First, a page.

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Text data files

Usually, data must be in text form in order for plt to read them. Each non-empty, non-comment line (row) in the input should contain a value for each column that will be plotted; any additional values or other extra text at the end of a row will be ignored. Columns can be separated by any number of spaces or tabs. Commas and single or double quotation marks can also be used as column separators with current versions of plt, though not with older versions. It is not necessary to line up the values in each row. There may also be spaces or tabs at the beginning of a line, and these will also be ignored. For example, here is, a text data file that can be read by plt:

# This is a text data file.  It doesn't need to begin with a
# comment, although this one does.  Comments and empty lines
# are ignored in text data files.

-1 1	# This is row 1.  It contains two columns.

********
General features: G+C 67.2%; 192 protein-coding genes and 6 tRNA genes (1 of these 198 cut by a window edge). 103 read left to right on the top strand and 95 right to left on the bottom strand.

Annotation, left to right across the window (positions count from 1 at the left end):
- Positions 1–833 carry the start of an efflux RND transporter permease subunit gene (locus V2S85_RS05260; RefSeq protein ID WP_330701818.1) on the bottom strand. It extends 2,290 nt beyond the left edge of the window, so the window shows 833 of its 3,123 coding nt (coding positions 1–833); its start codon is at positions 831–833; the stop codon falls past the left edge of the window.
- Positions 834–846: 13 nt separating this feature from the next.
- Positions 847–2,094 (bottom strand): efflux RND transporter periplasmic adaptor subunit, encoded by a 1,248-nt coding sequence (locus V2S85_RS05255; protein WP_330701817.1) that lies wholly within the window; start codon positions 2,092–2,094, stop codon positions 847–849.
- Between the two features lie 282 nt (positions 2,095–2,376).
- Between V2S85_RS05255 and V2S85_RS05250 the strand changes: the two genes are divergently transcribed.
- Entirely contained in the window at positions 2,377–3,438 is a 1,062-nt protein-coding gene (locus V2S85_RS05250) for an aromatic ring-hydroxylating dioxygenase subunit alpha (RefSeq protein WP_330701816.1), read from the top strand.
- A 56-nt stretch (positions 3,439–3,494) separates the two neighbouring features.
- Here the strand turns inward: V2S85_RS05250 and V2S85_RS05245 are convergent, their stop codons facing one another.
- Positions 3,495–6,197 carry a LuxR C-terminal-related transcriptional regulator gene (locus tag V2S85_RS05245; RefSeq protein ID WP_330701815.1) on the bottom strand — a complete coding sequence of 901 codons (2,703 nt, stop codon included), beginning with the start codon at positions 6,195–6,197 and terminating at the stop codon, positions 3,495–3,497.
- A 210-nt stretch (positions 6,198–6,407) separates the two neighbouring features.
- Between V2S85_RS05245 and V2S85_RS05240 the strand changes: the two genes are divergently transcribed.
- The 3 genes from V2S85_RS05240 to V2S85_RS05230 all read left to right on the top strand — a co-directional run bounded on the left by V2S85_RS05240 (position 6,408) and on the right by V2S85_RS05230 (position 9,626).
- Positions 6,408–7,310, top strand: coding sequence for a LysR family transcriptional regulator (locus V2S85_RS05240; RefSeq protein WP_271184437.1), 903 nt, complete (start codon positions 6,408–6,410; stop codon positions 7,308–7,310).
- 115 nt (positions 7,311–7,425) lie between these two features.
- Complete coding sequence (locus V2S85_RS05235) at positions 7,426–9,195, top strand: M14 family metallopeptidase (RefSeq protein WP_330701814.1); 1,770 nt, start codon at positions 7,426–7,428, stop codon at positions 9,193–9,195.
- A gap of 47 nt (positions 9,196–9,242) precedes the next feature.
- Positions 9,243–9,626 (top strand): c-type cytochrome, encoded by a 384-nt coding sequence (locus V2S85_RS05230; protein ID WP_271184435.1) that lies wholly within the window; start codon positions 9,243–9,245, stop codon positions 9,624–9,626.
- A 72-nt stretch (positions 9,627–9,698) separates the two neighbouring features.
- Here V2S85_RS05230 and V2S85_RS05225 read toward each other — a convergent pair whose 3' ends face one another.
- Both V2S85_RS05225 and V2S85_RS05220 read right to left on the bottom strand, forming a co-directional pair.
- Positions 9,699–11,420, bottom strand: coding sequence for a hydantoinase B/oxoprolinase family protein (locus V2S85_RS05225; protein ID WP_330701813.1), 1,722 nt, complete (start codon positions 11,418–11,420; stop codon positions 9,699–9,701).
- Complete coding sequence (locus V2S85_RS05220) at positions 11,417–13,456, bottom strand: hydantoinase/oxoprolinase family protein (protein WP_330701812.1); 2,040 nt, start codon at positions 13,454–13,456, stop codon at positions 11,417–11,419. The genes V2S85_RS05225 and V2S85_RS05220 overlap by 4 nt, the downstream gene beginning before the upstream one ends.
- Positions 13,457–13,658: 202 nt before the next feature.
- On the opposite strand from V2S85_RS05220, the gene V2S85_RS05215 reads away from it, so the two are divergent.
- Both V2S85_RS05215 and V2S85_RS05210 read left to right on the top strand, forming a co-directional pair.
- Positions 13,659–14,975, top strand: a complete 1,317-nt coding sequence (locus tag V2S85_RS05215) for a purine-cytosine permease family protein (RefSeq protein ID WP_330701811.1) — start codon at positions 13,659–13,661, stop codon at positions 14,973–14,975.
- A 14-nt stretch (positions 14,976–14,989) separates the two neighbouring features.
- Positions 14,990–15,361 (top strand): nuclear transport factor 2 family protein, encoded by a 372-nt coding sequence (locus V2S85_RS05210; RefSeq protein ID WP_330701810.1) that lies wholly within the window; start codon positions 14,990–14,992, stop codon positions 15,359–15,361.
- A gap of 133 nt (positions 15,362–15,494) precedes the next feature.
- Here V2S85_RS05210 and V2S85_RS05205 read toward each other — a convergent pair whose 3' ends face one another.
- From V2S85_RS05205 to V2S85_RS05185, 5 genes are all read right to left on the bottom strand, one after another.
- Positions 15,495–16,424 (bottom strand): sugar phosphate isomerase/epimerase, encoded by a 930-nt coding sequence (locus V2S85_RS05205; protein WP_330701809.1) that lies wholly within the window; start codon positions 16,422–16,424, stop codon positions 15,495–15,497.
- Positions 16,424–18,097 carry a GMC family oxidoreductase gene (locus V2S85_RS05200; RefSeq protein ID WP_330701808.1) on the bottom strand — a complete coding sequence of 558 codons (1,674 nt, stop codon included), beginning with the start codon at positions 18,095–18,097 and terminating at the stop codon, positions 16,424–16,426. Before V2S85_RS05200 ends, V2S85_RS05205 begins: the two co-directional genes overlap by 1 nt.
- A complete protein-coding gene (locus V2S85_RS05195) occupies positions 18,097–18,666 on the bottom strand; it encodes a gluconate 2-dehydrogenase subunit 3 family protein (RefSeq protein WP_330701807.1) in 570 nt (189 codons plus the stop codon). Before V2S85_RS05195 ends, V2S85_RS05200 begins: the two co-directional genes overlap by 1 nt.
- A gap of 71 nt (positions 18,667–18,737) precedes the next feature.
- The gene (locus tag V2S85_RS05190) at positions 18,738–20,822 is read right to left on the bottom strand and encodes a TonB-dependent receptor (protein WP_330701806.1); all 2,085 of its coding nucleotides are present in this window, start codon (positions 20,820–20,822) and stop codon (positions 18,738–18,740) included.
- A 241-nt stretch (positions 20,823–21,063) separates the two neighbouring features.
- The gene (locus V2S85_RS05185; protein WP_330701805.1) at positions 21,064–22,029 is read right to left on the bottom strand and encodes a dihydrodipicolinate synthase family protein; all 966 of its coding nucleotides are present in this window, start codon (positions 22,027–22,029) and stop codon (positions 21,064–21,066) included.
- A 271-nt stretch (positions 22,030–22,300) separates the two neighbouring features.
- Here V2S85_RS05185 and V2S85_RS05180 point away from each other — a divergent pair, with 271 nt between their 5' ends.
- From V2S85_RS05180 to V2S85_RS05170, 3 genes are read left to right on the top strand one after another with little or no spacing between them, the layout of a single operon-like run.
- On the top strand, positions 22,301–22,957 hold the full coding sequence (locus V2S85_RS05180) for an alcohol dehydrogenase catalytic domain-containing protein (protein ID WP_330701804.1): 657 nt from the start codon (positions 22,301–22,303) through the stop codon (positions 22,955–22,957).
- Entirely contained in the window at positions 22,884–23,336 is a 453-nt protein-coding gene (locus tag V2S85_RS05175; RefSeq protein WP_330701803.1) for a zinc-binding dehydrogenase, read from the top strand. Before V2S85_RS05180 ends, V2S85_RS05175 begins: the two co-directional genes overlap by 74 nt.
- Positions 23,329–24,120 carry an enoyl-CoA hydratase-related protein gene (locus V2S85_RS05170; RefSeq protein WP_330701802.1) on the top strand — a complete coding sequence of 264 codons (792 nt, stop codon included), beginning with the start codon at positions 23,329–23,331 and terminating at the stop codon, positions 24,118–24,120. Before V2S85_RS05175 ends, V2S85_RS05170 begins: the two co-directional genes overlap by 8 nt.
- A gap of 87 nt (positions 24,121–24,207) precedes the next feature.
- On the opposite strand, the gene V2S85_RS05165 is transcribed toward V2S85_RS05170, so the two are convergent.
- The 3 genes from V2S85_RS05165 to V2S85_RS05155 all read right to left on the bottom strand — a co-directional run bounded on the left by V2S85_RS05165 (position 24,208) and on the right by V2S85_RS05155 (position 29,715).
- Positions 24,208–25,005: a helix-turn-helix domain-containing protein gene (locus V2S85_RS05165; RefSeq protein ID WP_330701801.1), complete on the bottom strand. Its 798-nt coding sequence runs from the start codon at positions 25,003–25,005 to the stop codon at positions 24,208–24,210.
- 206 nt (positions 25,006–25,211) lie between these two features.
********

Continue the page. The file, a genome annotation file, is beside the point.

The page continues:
0    0	# This is row 2.  Columns don't need to be lined up neatly.
  1   1 # Row 3.  Whitespace separates columns and is otherwise ignored.
1.5 2.25# Row 4. Most common formats for base 10 numbers are acceptable.
	# Note, however, that only "." can be used to separate
	# the integer and fractional parts ("," is treated as a
	# column separator).

2 4	# Row 5 (the empty and comment lines aren't counted.)
2.5 6.25 8  # The "8" is ignored, since row 1 has only 2 columns.
3 9
4,16	# Comma-separated value (CSV) format is acceptable.
"5","25"# Quoted CSV format is also acceptable. 
6 3.6e1	# Standard notation for floating-point numbers is acceptable.
7 490e-1# Here's another, with a negative exponent.
8 64.
9 +81.0	# The "+" is redundant, but acceptable.
10 1e2

# There can be more comments such as these at the end ....

George B. Moody (